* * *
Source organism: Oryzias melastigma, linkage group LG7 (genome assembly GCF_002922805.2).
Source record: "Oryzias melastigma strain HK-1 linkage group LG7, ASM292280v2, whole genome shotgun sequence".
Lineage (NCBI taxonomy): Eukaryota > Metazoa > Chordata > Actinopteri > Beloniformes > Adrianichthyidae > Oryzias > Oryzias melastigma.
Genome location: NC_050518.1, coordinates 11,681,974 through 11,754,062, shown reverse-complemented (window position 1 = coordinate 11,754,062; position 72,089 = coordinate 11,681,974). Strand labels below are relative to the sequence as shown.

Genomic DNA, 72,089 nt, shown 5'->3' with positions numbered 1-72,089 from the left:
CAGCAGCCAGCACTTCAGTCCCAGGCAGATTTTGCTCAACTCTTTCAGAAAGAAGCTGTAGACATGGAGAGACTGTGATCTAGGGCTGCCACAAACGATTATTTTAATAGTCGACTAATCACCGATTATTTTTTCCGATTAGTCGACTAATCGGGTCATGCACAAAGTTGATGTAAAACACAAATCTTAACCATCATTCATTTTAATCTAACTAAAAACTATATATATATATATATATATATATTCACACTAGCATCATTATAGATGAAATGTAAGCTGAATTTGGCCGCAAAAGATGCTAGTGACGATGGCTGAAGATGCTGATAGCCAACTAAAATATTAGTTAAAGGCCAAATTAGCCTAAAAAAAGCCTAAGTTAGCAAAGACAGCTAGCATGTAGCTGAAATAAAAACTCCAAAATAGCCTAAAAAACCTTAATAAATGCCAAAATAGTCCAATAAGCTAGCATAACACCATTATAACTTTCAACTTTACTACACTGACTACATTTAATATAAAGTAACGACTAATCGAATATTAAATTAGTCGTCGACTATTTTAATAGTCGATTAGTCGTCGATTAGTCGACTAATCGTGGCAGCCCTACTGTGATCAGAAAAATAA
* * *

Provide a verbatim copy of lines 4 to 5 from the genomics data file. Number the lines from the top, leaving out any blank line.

Genome location: NC_050518.1, coordinates 11,681,974 through 11,754,062, shown reverse-complemented (window position 1 = coordinate 11,754,062; position 72,089 = coordinate 11,681,974). Strand labels below are relative to the sequence as shown.

Genomic DNA, 72,089 nt, shown 5'->3' with positions numbered 1-72,089 from the left: